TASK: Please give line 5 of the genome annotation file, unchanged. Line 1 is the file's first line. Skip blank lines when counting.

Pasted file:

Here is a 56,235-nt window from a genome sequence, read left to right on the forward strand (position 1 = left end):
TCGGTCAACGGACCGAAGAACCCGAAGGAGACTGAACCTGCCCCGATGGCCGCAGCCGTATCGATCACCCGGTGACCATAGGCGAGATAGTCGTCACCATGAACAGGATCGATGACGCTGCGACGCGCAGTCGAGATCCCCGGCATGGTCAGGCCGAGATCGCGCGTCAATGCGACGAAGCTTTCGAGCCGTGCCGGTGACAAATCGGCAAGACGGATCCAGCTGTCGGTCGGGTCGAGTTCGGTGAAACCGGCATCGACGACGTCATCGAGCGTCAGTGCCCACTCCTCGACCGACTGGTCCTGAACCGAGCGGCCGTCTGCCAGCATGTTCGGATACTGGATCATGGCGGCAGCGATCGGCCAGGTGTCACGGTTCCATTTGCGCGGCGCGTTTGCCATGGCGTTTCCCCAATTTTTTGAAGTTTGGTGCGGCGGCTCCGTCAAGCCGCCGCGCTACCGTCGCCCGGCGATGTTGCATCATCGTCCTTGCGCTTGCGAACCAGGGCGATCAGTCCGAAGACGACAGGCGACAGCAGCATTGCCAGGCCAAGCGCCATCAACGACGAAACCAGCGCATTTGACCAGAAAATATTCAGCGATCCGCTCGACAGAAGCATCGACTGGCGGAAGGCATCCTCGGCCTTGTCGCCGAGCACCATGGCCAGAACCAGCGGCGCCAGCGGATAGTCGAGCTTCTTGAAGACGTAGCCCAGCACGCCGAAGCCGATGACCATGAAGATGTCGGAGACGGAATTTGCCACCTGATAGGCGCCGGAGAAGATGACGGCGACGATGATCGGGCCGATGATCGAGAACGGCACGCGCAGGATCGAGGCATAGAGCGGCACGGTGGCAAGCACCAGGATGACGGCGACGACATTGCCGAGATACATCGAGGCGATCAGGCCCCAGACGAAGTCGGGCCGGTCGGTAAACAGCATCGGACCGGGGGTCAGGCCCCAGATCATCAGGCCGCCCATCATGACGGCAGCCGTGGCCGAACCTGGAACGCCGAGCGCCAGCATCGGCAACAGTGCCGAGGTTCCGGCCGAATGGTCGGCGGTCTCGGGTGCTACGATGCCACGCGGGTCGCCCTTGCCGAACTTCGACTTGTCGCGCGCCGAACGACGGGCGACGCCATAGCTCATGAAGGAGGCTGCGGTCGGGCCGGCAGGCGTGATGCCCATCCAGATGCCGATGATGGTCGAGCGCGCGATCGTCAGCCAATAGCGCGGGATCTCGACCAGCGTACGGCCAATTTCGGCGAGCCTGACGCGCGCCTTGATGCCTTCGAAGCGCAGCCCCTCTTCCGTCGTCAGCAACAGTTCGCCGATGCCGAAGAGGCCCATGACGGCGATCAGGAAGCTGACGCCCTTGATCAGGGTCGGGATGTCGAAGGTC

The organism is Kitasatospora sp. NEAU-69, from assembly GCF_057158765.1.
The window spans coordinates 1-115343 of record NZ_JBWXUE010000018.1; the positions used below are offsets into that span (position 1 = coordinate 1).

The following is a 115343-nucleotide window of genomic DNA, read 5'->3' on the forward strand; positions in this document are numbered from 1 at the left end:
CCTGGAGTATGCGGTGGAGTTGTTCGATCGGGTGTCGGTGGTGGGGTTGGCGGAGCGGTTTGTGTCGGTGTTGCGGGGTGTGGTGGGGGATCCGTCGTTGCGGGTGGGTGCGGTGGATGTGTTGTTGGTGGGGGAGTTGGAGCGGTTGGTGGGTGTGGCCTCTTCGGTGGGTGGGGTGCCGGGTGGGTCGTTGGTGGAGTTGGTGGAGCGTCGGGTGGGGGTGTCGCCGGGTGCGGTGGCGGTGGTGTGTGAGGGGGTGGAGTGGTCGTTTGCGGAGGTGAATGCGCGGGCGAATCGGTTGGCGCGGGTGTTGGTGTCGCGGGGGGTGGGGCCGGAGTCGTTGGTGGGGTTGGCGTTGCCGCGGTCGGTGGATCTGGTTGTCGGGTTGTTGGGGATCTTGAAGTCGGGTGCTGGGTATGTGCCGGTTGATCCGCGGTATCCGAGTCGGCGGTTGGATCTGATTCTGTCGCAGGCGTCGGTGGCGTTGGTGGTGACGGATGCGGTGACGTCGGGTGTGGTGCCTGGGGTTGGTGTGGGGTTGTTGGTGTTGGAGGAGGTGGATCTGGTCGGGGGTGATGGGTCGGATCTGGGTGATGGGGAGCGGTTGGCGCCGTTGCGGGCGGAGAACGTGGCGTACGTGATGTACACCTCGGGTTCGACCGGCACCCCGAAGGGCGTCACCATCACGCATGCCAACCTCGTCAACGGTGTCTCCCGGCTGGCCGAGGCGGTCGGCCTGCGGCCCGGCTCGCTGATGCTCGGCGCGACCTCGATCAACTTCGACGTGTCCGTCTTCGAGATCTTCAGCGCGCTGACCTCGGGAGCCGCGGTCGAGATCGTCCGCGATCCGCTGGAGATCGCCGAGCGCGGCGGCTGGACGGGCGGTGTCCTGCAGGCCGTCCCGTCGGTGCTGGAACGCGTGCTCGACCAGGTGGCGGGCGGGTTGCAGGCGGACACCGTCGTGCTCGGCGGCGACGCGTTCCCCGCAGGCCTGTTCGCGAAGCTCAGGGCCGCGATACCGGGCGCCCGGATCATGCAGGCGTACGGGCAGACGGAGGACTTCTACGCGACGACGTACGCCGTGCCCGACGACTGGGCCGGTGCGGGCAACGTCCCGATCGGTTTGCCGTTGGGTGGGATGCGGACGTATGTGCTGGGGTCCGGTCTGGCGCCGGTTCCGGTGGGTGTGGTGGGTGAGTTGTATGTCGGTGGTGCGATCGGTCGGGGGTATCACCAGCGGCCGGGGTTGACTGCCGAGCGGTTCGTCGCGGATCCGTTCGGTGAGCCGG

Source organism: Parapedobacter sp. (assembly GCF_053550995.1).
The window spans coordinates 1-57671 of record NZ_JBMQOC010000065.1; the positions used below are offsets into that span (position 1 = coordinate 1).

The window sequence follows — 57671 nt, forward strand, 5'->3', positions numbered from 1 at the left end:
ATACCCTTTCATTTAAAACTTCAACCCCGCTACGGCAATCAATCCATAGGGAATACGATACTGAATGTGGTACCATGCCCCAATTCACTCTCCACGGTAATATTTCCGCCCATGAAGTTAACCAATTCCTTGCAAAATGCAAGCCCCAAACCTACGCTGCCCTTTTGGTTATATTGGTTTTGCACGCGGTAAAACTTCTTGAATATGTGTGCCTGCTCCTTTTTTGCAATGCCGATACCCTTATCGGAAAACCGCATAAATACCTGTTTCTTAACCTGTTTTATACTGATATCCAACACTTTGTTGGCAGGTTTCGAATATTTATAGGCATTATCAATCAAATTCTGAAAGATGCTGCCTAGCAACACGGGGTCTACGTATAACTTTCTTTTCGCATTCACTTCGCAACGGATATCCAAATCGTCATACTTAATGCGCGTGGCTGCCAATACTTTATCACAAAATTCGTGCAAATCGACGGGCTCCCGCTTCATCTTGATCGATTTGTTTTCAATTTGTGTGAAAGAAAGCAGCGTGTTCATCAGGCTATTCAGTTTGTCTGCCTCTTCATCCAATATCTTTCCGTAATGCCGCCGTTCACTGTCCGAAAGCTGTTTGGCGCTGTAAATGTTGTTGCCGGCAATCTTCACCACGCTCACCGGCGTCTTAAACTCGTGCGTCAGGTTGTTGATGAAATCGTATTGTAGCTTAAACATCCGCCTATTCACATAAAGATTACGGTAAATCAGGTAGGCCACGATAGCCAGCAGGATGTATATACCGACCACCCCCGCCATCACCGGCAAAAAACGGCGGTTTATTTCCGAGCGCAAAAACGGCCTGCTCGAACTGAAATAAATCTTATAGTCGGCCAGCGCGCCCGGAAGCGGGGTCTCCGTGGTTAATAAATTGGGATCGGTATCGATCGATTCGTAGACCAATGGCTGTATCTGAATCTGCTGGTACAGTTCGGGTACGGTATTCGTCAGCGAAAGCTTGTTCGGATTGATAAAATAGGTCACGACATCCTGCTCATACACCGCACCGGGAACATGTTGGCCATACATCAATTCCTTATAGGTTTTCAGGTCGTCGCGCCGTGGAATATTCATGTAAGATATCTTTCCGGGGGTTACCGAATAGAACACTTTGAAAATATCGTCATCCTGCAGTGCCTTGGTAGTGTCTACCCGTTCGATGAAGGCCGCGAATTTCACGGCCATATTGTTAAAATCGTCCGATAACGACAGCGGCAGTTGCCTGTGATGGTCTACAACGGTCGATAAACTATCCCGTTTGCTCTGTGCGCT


The following is a 115343-nucleotide window of genomic DNA, read 5'->3' on the forward strand; positions in this document are numbered from 1 at the left end: